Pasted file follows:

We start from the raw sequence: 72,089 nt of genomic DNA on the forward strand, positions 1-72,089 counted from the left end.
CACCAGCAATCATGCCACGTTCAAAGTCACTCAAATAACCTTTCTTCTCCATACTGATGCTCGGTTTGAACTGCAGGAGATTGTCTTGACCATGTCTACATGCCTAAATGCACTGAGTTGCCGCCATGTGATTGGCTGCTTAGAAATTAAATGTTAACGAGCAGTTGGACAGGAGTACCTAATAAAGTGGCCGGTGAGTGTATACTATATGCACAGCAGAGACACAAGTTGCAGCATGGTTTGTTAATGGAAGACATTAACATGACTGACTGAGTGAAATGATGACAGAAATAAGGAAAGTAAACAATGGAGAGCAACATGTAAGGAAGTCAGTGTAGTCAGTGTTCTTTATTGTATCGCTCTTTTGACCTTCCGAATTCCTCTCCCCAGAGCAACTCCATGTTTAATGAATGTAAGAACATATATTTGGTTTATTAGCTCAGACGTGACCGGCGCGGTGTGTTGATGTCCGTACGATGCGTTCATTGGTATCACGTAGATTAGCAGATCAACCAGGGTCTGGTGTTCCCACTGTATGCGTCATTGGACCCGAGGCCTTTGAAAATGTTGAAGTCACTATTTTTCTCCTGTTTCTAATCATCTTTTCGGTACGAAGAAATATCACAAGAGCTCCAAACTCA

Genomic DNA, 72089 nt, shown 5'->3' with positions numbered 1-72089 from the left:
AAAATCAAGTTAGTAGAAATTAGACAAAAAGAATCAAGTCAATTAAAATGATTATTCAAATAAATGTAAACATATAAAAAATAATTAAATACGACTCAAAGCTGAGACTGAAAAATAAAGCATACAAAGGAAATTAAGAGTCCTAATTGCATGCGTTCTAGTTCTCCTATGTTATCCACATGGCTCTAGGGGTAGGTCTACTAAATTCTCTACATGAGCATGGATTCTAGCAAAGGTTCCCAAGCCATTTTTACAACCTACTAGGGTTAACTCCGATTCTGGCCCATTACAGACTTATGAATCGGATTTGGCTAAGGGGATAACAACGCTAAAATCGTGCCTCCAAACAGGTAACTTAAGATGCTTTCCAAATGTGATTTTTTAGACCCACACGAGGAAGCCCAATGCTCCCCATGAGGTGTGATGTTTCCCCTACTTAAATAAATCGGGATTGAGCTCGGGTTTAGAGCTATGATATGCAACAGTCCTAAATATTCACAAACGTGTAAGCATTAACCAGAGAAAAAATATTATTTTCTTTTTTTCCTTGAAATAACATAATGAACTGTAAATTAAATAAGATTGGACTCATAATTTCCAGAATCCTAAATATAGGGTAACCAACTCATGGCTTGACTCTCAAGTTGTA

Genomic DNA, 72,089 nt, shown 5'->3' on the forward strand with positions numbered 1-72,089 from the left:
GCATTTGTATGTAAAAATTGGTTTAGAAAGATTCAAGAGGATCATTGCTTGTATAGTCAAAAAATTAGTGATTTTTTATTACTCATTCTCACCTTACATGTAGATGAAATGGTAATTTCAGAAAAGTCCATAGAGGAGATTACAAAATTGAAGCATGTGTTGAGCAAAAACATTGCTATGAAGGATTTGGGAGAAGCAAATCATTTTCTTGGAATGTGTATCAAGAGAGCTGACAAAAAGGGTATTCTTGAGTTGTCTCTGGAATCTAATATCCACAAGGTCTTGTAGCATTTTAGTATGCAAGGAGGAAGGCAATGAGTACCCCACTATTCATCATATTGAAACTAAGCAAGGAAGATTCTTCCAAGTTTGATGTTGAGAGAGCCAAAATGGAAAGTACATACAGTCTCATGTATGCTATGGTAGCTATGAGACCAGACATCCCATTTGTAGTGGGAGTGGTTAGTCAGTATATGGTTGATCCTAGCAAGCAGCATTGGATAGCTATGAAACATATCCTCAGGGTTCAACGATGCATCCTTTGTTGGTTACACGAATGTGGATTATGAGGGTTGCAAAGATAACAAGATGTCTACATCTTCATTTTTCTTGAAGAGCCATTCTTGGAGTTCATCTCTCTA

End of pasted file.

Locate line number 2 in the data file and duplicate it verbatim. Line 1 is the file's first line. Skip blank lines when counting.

CACCAGCAATCATGCCACGTTCAAAGTCACTCAAATAACCTTTCTTCTCCATACTGATGCTCGGTTTGAACTGCAGGAGATTGTCTTGACCATGTCTACATGCCTAAATGCACTGAGTTGCCGCCATGTGATTGGCTGCTTAGAAATTAAATGTTAACGAGCAGTTGGACAGGAGTACCTAATAAAGTGGCCGGTGAGTGTATACTATATGCACAGCAGAGACACAAGTTGCAGCATGGTTTGTTAATGGAAGACATTAACATGACTGACTGAGTGAAATGATGACAGAAATAAGGAAAGTAAACAATGGAGAGCAACATGTAAGGAAGTCAGTGTAGTCAGTGTTCTTTATTGTATCGCTCTTTTGACCTTCCGAATTCCTCTCCCCAGAGCAACTCCATGTTTAATGAATGTAAGAACATATATTTGGTTTATTAGCTCAGACGTGACCGGCGCGGTGTGTTGATGTCCGTACGATGCGTTCATTGGTATCACGTAGATTAGCAGATCAACCAGGGTCTGGTGTTCCCACTGTATGCGTCATTGGACCCGAGGCCTTTGAAAATGTTGAAGTCACTATTTTTCTCCTGTTTCTAATCATCTTTTCGGTACGAAGAAATATCACAAGAGCTCCAAACTCA